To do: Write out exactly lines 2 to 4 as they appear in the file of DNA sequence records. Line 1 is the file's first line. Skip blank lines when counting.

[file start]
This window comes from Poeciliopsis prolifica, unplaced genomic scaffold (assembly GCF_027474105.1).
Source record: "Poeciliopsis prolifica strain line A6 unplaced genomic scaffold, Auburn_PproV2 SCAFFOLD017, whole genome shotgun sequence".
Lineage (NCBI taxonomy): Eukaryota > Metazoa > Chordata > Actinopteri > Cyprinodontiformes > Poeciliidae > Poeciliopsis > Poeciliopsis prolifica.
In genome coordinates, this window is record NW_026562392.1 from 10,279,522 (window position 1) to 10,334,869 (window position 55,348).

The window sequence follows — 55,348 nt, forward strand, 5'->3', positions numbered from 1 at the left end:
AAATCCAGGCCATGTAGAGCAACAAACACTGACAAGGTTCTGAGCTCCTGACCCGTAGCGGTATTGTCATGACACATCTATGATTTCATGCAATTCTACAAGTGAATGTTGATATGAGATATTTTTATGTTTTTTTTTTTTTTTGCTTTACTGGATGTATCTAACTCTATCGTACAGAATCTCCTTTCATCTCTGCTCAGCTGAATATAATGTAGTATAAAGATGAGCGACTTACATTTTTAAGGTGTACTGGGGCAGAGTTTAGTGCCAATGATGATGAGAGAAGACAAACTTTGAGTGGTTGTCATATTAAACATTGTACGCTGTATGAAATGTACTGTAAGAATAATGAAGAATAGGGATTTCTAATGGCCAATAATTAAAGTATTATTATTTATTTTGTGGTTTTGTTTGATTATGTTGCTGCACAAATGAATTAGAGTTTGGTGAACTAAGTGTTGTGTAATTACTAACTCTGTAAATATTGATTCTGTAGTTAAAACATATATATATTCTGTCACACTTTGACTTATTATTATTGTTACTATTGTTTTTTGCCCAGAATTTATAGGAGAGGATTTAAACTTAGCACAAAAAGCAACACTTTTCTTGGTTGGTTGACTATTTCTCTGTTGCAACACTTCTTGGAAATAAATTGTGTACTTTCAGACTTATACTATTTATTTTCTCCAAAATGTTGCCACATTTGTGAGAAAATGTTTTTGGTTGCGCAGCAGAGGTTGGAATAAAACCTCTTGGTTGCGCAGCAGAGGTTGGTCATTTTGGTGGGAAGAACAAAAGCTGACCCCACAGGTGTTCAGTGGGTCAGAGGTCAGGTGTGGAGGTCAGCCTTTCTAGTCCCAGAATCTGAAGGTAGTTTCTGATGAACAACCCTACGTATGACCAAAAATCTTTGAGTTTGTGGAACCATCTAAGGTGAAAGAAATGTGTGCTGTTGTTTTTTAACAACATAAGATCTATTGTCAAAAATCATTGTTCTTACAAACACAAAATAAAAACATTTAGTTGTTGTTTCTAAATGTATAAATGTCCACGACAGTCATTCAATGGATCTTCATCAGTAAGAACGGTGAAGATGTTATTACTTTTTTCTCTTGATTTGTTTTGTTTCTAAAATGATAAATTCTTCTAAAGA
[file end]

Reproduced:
Source record: "Poeciliopsis prolifica strain line A6 unplaced genomic scaffold, Auburn_PproV2 SCAFFOLD017, whole genome shotgun sequence".
Lineage (NCBI taxonomy): Eukaryota > Metazoa > Chordata > Actinopteri > Cyprinodontiformes > Poeciliidae > Poeciliopsis > Poeciliopsis prolifica.
In genome coordinates, this window is record NW_026562392.1 from 10,279,522 (window position 1) to 10,334,869 (window position 55,348).